He sketched in a badge. "Well, we're putting some of our people out there, and--"
"'Our people'? You still sound like a cop."
"Yeah, well, force of habit, I guess." The badge looked more like a tulip with a hole in it; he crossed it out.
"You're not getting involved in this, are you?"
"Well, um, actually ."
"It could be dangerous!"
"Marissa, I'll be fine. Jim'll be there, watching me every minute. I couldn't ask for better protection."
"Uh-huh. And when are you doing this?"
"Tomorrow night. Late." A moon and stars came out above the feather.
Marissa was silent for a moment. "Look, I want to help."
"Uh, that's great, Marissa, but--"
"It's not illegal."
"And I'm the expert, right?"
"So let me be there. I might be able to spot this lunatic before anyone else. You know I'm right."
A man with steam coming out of his ears took shape. "Marissa, it's not up to me. But I'll ask Jim, okay?"
"All right. Let me know."
So, he'd asked. And he couldn't believe that Jim had agreed, but apparently, Jim thought that Marissa's knowledge might be valuable. He didn't see how, really, didn't understand quite why Marissa wanted to be there. He really really hoped it wasn't some misplaced maternal instinct; Marissa wasn't even forty yet, and he had once entertained ideas of asking her out. But it wasn't his call. So Marissa sat in the van with Jim, keeping an eye on him while he strolled back and forth between Hargrove Hall and the library, pretending he had some business there. He wore a blue scarf, gloves and jeans, and his leather jacket was open so the new, bright blue sweater the Cascade PD had bought him would be easily visible. It was past one, and he was freezing his ass off.
Somewhere in the rest of the city, Megan, Rafe, and three other undercover officers were doing the same, watched just as carefully by their backup. Truthfully, they'd all be surprised if the killer showed up. They were only guessing about the three-day schedule, and thousands of people wore blue every day. The odds of this guy choosing one of them were pretty much astronomical. But this was the best shot they had. Kind of sad, when you thought about it. Which he'd been doing for just over an hour now. Interspersed with muttering curses in various interesting languages into the microphone for Jim's benefit. He'd always told his classes the first things to learn in any language were how to ask for directions to food, shelter and toilet facilities, and all the really good curses. No matter what language it was, if you could swear, people assumed you were fluent.
"You know, Jim," he said under his breath, "on the bright ideas scale, this one doesn't even rate a dim glow. How about we pack it in?"
No answering flash of headlights from the van.
"I'm serious, man. I mean, I know Rainier is the most dangerous university in the most dangerous city in America--if the killers don't get you, the administration will--but how likely is this guy to choose two victims from Rainier in a row?"
He heaved a sigh. "Okay, Jim. Just to let you know, then: Next time I get to Hargrove, I'm stopping at the vending machine for coffee."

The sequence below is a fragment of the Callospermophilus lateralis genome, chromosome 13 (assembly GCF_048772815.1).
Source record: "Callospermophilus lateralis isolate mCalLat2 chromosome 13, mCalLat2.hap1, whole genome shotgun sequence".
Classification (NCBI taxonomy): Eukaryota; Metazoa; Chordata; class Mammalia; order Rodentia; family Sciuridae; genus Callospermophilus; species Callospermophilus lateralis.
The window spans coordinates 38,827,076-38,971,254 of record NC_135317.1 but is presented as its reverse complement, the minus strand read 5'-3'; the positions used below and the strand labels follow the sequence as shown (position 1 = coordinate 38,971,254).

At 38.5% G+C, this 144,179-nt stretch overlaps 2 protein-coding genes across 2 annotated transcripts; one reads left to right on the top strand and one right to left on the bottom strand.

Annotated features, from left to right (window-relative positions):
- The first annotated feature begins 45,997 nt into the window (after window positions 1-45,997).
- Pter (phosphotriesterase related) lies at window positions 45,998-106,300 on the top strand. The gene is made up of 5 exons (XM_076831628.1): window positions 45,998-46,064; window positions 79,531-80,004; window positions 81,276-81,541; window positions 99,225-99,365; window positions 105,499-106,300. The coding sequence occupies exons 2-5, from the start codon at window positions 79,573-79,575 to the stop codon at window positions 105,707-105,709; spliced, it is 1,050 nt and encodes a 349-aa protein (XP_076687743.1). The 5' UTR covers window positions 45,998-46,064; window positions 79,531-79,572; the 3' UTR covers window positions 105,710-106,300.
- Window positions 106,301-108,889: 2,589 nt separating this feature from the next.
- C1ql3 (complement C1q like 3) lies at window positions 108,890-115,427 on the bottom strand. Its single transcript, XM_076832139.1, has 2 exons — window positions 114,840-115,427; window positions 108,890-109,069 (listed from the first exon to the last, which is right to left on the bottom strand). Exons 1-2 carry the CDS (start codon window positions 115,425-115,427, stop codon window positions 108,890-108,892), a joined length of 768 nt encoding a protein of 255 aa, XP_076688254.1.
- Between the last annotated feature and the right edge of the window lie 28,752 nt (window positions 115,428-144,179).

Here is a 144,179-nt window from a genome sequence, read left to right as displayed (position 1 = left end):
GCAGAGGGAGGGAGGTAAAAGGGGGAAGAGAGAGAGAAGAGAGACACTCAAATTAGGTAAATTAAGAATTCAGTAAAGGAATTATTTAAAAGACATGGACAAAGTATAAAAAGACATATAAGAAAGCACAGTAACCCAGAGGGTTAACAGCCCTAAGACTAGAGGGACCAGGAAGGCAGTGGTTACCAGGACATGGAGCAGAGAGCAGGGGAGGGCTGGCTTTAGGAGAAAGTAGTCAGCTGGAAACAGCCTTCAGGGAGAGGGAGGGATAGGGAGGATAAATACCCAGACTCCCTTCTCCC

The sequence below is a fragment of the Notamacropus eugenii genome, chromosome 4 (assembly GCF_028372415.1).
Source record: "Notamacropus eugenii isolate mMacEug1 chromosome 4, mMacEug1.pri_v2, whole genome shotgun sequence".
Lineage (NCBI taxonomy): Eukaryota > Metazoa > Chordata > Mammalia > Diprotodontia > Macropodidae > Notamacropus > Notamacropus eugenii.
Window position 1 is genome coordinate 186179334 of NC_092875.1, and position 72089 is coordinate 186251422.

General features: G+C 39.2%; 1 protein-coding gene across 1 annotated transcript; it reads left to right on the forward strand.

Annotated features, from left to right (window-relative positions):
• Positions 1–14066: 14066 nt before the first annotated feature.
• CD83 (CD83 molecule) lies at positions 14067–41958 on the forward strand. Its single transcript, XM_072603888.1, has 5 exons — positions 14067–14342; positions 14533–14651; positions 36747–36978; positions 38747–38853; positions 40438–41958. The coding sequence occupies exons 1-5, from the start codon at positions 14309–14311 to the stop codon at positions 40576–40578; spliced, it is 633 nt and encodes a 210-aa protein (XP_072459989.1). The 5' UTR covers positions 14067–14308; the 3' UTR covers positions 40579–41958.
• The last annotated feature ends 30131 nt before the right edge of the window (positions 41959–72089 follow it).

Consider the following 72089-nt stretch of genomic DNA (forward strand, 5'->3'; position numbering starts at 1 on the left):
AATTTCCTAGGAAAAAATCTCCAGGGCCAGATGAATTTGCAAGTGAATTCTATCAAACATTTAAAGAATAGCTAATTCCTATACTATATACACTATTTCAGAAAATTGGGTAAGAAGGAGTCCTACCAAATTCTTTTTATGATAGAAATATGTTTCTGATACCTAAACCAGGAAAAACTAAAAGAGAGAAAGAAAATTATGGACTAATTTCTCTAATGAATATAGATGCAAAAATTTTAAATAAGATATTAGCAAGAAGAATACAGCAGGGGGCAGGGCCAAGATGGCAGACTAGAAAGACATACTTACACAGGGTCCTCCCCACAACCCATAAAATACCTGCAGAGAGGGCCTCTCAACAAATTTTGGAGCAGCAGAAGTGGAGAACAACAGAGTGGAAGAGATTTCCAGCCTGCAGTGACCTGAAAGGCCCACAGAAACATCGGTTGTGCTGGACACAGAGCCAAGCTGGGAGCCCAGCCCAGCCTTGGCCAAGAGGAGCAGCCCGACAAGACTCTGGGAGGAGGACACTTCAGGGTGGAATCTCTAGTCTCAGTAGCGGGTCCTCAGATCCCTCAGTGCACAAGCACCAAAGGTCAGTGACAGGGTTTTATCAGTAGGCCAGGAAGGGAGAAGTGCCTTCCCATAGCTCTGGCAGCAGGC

He walked to the library, pulled a book at random off the shelf, pretended to read it for five minutes--the night staff must think he was nuts by now--and left again. Heading back to Hargrove Hall, he kept up a soft, running monologue.
"Hey, Jim, I was just wondering: Do you think the Chopec have a history of human sacrifice? I know they don't do it now--and even if they did, they probably wouldn't have done it in front of you, sentinel or not--but did they ever tell stories that referred to it? Incacha would have known more about it than anyone, if there was anything to know. Don't shake your head like that, man; almost all religions involve some kind of sacrifice, and a lot of the sacrifices used to be human. Look at Christianity. Look at the Bible. Gods are greedy, Jim; they all want something. Shamanism doesn't even necessarily involve gods, but the shaman still has to sacrifice to gain his knowledge or abilities. Presumably, some kind of power is benefiting from the sacrifice. You can't get away from the concept. At one time or another, some kind of sacrifice is demanded from almost everyone. Look at you. Look at--everyone. It never stops. Why is that? Does it all grow out of the compromise necessary for individuals to form a society? Or is there more to it than that, something deeper, basic, some ingrained need that we can't understand? What do you think, Jim?"
He went on like that, asking questions that couldn't be answered, knowing he was probably driving Jim crazy, not caring. Jim was warm; he was freezing. Jim had a thermos of good coffee--two, Marissa had brought one--he had a vending machine that dispensed lukewarm brown water. Envy was an ugly thing. And it was his own fault. He had volunteered to do this. Where was his brain? What was he thinking?
Of course, he knew what he was thinking. He was thinking that Jim needed his help, and that Jim didn't get a lot of help from him these days, that he was mostly helping himself and he wasn't used to that, so he felt guilty, so he volunteered, and here he was and he had no one to blame but himself. Sacrifice. It was all about sacrifice.
He hauled open Hargrove's door--he'd never realized how heavy it was until tonight--and walked in, gaze fixed on the light coming from the alcove that was his goal, the enticing glow of vending machines dispensing sugar or salt-laden products with no nutritional value. He hadn't even known how to use one of these things until junior high. Naomi would never let him touch this junk.
He took his gloves off and rubbed his hands together, more to get the circulation going again than in anticipation. Okay, let's see: regular, espresso, cappuccino, hot chocolate. Didn't matter, they all tasted pretty much the same. May as well stick with regular. He held his offering before the vending machine god, and it was accepted. In reward for his sacrifice, a cup rattled down and lo! the god filled it with a caffeinated beverage for his succor. He picked it up and tasted it, and lo! it was just as disgusting as he'd expected. But caffeine was caffeine and lukewarm was better than cold. And he'd better get back outside.
He turned around, and stopped dead. A big man in a black parka and an Aztec mask held a gun on him. Only a .22, but it was enough. He knew that kind of thing now.